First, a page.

- Three Poems
Sing to me, she said, sing me the name of the man turned to stone. Again and again remind me of the hero— and what it is I need to know about currents and tides in this burial place.
What of the mask and the moon’s blue face? Where do you go when you go far away? Here where the river meets up with the sea, oh sing to me, Papa, the story of water.
Am I not your beautiful daughter? Sing me to sleep, sing me awake, teach me to see the shape of the old in the haze of the city and all of your ghosts— is it true that we’re made of rubies and clay? Stay with me, Papa— sing me oh sing me the very first names.
Porch lights have come on all down the street. In front of one of the houses a white cat sleeps on a pillow in a dugout hollowed by fire. If you could look back, you’d see an old man tending that fire. You’d hear the river talking to the stones, the grass shrugging off the wind. The smell of red cedar would put you to sleep. You’d see a dog tied to the clothesline with a long leash and a colossal log drying in an old shed. The old man has nothing to do with magic but that doesn’t stop [End Page 87] the carved bear from rocking or the feast dish from dancing. He offers you bread and jam at his table with the blue-and-white plastic tablecloth. He gives you a new name. It’s late. You haven’t stayed up like this for a long time. It’s a kind of visit. He didn’t come to you; you had to go to him. The dead, you realize, are preoccupied with winter. The river will freeze. All of us will need a sturdy boat, a few provisions. Each time he pokes the fire it bites down hard: when you look up you can’t tell the stars from sparks.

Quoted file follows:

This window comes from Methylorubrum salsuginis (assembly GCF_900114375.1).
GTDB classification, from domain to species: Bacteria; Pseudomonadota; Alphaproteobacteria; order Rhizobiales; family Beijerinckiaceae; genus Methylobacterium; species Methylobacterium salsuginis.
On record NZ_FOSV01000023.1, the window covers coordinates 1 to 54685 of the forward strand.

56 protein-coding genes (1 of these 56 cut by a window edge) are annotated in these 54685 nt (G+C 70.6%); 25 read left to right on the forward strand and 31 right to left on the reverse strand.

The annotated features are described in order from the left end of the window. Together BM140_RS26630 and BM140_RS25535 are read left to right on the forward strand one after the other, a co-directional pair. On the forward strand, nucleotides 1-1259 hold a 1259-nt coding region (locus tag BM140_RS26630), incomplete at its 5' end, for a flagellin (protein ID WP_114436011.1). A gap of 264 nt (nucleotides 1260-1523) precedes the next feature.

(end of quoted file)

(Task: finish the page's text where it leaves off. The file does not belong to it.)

Styawat: Wind that Blows the Clouds Away
All summer you watched the clouds. Shapes shifted: swans turned into fish, winged horses plunged through white drifts.
Shadows moved across the ground. Impossible to know fact from myth— All summer you watched the clouds. Shapes shifted: swans transformed into fish.
Your grandfather remembers a time when salmon walked out of the river as men. Your small face lifts. You are the wind that brings the sun, he whispers. All summer you watched the clouds, shapes shifted, men turned into fish, winged horses plunged through white drifts. [End Page 88]
Eve Joseph grew up in North Vancouver. Her first book of poetry, The Startled Heart (2004), was nominated for the Dorothy Livesay Award. Her second book, The Secret Signature of Things (2010), was shortlisted for the Victoria Butler Prize and the Dorothy Livesay Award. She received the 2010 P. K. Page Founder’s Award for poetry and the 2010 Malahat Creative Nonfiction Prize.